The gig economy can offer greater flexibility and economic efficiencies but at what cost? Professor Joseph Davis writes in The Conversation.
Spurred by advances in digital technology, an on-demand workforce has been growing steadily for well over a decade, creating a new “gig” economy. This is an economy in which more and more people either choose to, or are forced to, earn their livelihood working on lots of small “gigs” rather than being employed full- or part-time.
While the gig economy can offer greater flexibility and economic efficiencies, it also spells the rise of an anxious, disenfranchised workforce glued to their smartphones or laptops, waiting for the next gig to materialise.
First there were service marketplaces such as Elance, oDesk (now Upwork), Freelancer, and 99Designs- through which computer professionals and designers competed for one-off or short-term assignments. Then came the current wave of digital platforms such as Uber, airbnb, and Australian start-up, Whizz, which offers on-demand cleaning services.
An even bigger global on-demand workforce has been nurtured by crowd-based platforms such as Amazon’s Mechanical Turk AMT and CrowdFlower on which millions of workers perform what are known in the trade as micro-tasks.
These are tasks such as tagging images, extracting keywords, gathering or checking address data, translating small fragments of texts and so on. AMT refers to these as human intelligence tasks (HIT). One HIT can be completed in a few seconds or a few minutes (for which workers may be offered a few cents) and they come in HIT groups of hundreds of HITs.
At the time of writing, there were about 300,000 HITs on offer at AMT. An average Turker (as they are referred to by AMT) can expect to earn US$2 to US$5 per hour on a good day, but there’s no guarantee in terms of regular work availability.
Platform providers play the role of middlemen who attract the service requesters on one side and the providers or workers on the other. The number of workers registered on these platforms continues to grow. Despite the low wages and the absence of any meaningful rights, an estimated four million people regularly turn to such platforms seeking work.
Many platform owners and innovation gurus have tried to dress up the gig economy as ushering in a new era of flexible, egalitarian, liberating work. But it’s hard to disagree with the observation made by the American employment and civil rights attorney Moshe Marvit, writing in the Nation magazine, that at its core, it has reinvented piecework for the digital age.
The workers have very little bargaining power in what is perhaps one of the world’s largest, unregulated marketplace.
Systematic data on on-demand workers is scarce, as we read on The Conversation last week. Available Turker demographics from 2010indicate that a vast majority of the Turkers were from the United States (47%) or India (34%). About 63% have college degrees, 30% are female, and the median age is 30.
The workers have very little bargaining power in what is perhaps one of the world’s largest, unregulated marketplace. They are invariably classified as independent contractors and not as employees.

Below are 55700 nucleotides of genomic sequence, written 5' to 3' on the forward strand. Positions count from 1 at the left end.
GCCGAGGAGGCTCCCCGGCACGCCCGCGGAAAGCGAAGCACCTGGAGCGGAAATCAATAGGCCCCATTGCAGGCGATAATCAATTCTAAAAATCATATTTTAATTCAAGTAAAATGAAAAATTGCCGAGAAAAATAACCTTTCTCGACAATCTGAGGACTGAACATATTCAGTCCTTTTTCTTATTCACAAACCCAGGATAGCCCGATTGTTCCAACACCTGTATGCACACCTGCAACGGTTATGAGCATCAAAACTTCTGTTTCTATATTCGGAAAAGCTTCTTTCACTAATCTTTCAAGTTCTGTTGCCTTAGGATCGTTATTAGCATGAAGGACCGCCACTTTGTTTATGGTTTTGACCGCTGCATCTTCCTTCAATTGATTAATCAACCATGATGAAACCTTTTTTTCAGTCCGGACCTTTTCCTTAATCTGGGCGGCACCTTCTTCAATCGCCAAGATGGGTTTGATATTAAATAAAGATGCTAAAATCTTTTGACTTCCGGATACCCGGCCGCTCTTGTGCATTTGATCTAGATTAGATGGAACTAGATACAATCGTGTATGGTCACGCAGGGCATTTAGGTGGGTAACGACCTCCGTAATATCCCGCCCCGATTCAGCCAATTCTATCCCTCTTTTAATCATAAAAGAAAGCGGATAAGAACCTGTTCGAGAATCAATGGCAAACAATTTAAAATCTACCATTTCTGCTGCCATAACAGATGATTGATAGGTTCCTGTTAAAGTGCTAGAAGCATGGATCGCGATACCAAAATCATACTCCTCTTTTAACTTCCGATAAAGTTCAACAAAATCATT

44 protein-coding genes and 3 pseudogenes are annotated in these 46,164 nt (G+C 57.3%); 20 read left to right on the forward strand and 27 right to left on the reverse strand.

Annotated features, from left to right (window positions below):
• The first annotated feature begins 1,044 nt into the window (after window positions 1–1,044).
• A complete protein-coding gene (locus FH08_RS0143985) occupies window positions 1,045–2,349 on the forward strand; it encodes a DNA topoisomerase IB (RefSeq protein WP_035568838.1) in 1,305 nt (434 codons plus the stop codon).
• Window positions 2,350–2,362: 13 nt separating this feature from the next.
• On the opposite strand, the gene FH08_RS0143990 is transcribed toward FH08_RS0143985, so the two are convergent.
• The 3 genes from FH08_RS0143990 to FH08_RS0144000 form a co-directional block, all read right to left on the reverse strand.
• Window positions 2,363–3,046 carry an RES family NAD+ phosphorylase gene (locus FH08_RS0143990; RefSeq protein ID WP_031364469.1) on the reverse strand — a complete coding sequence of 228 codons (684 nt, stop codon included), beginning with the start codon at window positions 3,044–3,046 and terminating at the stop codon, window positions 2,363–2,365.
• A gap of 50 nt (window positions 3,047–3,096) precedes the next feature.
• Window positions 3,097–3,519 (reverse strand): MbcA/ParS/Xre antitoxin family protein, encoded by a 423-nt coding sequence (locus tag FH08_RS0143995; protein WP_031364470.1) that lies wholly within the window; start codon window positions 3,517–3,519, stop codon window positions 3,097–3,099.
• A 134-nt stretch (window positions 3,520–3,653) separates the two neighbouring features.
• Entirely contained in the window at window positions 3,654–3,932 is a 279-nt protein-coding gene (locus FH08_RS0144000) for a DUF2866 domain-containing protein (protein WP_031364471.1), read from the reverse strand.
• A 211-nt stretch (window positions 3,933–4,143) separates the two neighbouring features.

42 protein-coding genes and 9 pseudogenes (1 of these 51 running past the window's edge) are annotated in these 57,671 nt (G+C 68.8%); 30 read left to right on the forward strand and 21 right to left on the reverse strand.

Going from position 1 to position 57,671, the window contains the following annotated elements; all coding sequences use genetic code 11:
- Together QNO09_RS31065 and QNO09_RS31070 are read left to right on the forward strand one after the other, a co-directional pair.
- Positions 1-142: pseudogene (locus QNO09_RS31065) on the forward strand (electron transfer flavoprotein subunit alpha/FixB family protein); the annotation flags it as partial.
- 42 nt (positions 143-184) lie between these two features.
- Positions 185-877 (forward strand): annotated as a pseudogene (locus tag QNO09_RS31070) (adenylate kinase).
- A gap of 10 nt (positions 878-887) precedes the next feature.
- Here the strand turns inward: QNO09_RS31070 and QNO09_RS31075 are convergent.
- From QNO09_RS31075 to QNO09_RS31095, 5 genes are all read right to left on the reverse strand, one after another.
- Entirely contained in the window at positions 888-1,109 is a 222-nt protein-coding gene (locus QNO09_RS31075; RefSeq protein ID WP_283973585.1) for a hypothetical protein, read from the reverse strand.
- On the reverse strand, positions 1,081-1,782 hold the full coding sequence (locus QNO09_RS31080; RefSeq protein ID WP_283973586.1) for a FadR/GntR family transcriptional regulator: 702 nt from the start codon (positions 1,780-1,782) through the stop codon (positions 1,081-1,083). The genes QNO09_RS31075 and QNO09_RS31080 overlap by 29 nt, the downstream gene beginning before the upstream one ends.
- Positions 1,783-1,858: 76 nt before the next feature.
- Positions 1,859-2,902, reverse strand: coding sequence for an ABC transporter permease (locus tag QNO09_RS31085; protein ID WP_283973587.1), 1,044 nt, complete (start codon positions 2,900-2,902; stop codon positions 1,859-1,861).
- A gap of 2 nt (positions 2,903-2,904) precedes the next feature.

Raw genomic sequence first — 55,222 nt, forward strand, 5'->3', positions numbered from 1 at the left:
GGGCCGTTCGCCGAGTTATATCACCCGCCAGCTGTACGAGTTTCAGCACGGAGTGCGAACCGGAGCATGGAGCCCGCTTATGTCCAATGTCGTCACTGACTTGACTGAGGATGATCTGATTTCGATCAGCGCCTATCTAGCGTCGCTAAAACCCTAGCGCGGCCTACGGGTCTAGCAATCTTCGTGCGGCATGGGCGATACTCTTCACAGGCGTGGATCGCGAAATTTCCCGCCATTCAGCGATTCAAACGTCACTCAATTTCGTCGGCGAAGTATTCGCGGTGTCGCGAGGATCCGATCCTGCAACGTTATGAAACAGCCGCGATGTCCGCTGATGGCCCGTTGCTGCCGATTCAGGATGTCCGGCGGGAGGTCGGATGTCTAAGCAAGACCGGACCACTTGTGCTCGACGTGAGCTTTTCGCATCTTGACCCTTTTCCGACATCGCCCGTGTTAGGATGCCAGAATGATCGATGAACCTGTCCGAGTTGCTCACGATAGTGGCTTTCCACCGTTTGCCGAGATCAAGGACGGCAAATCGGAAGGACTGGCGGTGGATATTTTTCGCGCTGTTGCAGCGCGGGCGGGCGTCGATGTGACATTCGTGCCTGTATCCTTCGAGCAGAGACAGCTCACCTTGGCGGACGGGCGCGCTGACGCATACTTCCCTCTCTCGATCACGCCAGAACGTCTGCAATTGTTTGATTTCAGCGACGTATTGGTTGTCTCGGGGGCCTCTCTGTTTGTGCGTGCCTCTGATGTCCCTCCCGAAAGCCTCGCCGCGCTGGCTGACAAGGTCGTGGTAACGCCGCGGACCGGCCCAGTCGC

There is nothing novel about workers performing piecemeal work in their own time. But the internet-based platforms supported by technological developments such as cloud, mobile, and service-oriented computing have enabled these markets to scale in space and time to a point where the size of the reserve army of unemployed and marginally employed is forcing a race to the bottom on wage levels.
Data-driven algorithms for continuous monitoring of worker performance and reputation enable requesters to pick and choose the workers. They also have the unilateral right to reject all or part of the work completed by a worker without payment, which adds to the pressure on workers.
Gig-based platform owners are also beginning to come under the scrutiny of regulators and tax authorities. Recently, the Australian Tax Office issued a ruling that all ride-sharing Uber drivers must register for and pay GST by classifying the work as “taxi travel service”.
The drivers already pay 20% to Uber. Uber has indicated that it will increase the fares across Australia by approximately 10% to compensate for the GST. Despite this, the relatively low fares fixed by Uber is likely to lead to driver attrition. The company’s response has been to contest the ruling and it is expected to take the matter to the Federal Court.
The larger debate about the need to regulate fast-growing platform companies and the accelerating on-demand economy is beginning to rage in many countries. The Federal Trade Commission in the United States put out a call for public comment on the “sharing economy” and the response from business groups, consumers and unions was overwhelming.
The agency received more than 2,000 comments, which reflects the conflicting perspectives and demands from a diverse range of stakeholders. Yet the framing of the debate in terms of “issues facing platforms, participants, and regulators in the sharing economy” led to a crowding out of the voices of the most affected: the workers.
Nevertheless, basic issues such as worker classification as employee or independent contractor; workers’ rights to bargain collectively for a decent minimum wage and conditions; and the need for balanced service level agreements, must be dealt with fairly.
The spectre of an underclass of digital proletariat will not go away until that happens.
First published on The Conversation
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